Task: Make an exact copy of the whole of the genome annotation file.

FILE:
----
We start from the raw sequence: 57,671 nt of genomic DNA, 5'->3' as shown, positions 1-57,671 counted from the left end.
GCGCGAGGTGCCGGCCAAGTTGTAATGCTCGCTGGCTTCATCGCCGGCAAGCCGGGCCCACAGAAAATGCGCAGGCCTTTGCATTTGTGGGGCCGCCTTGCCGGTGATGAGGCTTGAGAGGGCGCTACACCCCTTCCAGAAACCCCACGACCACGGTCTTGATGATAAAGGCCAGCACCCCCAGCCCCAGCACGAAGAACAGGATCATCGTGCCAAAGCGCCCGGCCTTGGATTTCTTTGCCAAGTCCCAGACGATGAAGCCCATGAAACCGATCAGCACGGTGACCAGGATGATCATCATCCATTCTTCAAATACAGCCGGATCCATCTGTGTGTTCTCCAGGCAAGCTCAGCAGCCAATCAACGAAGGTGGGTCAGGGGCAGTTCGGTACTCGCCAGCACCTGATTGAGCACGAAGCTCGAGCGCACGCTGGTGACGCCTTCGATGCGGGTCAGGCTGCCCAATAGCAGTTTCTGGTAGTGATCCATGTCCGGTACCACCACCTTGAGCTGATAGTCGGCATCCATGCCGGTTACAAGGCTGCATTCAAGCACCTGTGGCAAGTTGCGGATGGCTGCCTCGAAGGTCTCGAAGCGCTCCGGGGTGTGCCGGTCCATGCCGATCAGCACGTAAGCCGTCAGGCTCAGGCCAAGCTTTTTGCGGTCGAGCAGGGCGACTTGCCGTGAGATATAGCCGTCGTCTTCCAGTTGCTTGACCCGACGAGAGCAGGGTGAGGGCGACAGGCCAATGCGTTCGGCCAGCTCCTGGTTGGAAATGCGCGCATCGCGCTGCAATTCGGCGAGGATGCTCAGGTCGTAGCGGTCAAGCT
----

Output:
We start from the raw sequence: 57,671 nt of genomic DNA, 5'->3' as shown, positions 1-57,671 counted from the left end.
GCGCGAGGTGCCGGCCAAGTTGTAATGCTCGCTGGCTTCATCGCCGGCAAGCCGGGCCCACAGAAAATGCGCAGGCCTTTGCATTTGTGGGGCCGCCTTGCCGGTGATGAGGCTTGAGAGGGCGCTACACCCCTTCCAGAAACCCCACGACCACGGTCTTGATGATAAAGGCCAGCACCCCCAGCCCCAGCACGAAGAACAGGATCATCGTGCCAAAGCGCCCGGCCTTGGATTTCTTTGCCAAGTCCCAGACGATGAAGCCCATGAAACCGATCAGCACGGTGACCAGGATGATCATCATCCATTCTTCAAATACAGCCGGATCCATCTGTGTGTTCTCCAGGCAAGCTCAGCAGCCAATCAACGAAGGTGGGTCAGGGGCAGTTCGGTACTCGCCAGCACCTGATTGAGCACGAAGCTCGAGCGCACGCTGGTGACGCCTTCGATGCGGGTCAGGCTGCCCAATAGCAGTTTCTGGTAGTGATCCATGTCCGGTACCACCACCTTGAGCTGATAGTCGGCATCCATGCCGGTTACAAGGCTGCATTCAAGCACCTGTGGCAAGTTGCGGATGGCTGCCTCGAAGGTCTCGAAGCGCTCCGGGGTGTGCCGGTCCATGCCGATCAGCACGTAAGCCGTCAGGCTCAGGCCAAGCTTTTTGCGGTCGAGCAGGGCGACTTGCCGTGAGATATAGCCGTCGTCTTCCAGTTGCTTGACCCGACGAGAGCAGGGTGAGGGCGACAGGCCAATGCGTTCGGCCAGCTCCTGGTTGGAAATGCGCGCATCGCGCTGCAATTCGGCGAGGATGCTCAGGTCGTAGCGGTCAAGCT